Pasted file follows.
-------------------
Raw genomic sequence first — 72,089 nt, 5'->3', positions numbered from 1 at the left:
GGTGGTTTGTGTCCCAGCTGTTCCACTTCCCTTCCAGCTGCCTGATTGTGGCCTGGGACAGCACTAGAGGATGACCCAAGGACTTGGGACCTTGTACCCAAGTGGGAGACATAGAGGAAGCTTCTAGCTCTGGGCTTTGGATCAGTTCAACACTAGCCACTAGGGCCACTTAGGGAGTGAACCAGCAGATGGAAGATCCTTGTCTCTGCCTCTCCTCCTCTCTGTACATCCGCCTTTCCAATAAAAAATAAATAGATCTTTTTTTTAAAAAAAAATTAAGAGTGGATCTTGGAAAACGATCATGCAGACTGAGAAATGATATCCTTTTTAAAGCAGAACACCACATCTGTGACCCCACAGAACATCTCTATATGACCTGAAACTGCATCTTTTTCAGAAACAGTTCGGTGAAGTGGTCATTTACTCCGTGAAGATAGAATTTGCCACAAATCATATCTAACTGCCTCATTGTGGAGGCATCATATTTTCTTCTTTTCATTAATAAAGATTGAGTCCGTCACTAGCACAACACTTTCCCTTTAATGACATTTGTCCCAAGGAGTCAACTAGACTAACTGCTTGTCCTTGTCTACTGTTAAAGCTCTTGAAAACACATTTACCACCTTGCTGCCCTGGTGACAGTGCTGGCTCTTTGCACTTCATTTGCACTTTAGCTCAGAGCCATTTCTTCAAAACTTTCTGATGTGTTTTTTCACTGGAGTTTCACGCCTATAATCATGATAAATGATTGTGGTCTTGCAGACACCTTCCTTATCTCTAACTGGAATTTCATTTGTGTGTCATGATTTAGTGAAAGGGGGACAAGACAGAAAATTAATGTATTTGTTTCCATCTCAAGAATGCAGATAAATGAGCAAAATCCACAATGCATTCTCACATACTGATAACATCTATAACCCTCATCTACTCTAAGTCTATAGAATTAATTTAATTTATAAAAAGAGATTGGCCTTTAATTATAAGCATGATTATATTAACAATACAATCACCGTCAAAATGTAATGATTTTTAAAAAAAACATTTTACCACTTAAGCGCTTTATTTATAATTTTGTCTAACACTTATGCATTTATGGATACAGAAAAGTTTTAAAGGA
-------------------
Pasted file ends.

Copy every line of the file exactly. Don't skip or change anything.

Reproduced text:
Raw genomic sequence first — 72,089 nt, 5'->3', positions numbered from 1 at the left:
GGTGGTTTGTGTCCCAGCTGTTCCACTTCCCTTCCAGCTGCCTGATTGTGGCCTGGGACAGCACTAGAGGATGACCCAAGGACTTGGGACCTTGTACCCAAGTGGGAGACATAGAGGAAGCTTCTAGCTCTGGGCTTTGGATCAGTTCAACACTAGCCACTAGGGCCACTTAGGGAGTGAACCAGCAGATGGAAGATCCTTGTCTCTGCCTCTCCTCCTCTCTGTACATCCGCCTTTCCAATAAAAAATAAATAGATCTTTTTTTTAAAAAAAAATTAAGAGTGGATCTTGGAAAACGATCATGCAGACTGAGAAATGATATCCTTTTTAAAGCAGAACACCACATCTGTGACCCCACAGAACATCTCTATATGACCTGAAACTGCATCTTTTTCAGAAACAGTTCGGTGAAGTGGTCATTTACTCCGTGAAGATAGAATTTGCCACAAATCATATCTAACTGCCTCATTGTGGAGGCATCATATTTTCTTCTTTTCATTAATAAAGATTGAGTCCGTCACTAGCACAACACTTTCCCTTTAATGACATTTGTCCCAAGGAGTCAACTAGACTAACTGCTTGTCCTTGTCTACTGTTAAAGCTCTTGAAAACACATTTACCACCTTGCTGCCCTGGTGACAGTGCTGGCTCTTTGCACTTCATTTGCACTTTAGCTCAGAGCCATTTCTTCAAAACTTTCTGATGTGTTTTTTCACTGGAGTTTCACGCCTATAATCATGATAAATGATTGTGGTCTTGCAGACACCTTCCTTATCTCTAACTGGAATTTCATTTGTGTGTCATGATTTAGTGAAAGGGGGACAAGACAGAAAATTAATGTATTTGTTTCCATCTCAAGAATGCAGATAAATGAGCAAAATCCACAATGCATTCTCACATACTGATAACATCTATAACCCTCATCTACTCTAAGTCTATAGAATTAATTTAATTTATAAAAAGAGATTGGCCTTTAATTATAAGCATGATTATATTAACAATACAATCACCGTCAAAATGTAATGATTTTTAAAAAAAACATTTTACCACTTAAGCGCTTTATTTATAATTTTGTCTAACACTTATGCATTTATGGATACAGAAAAGTTTTAAAGGA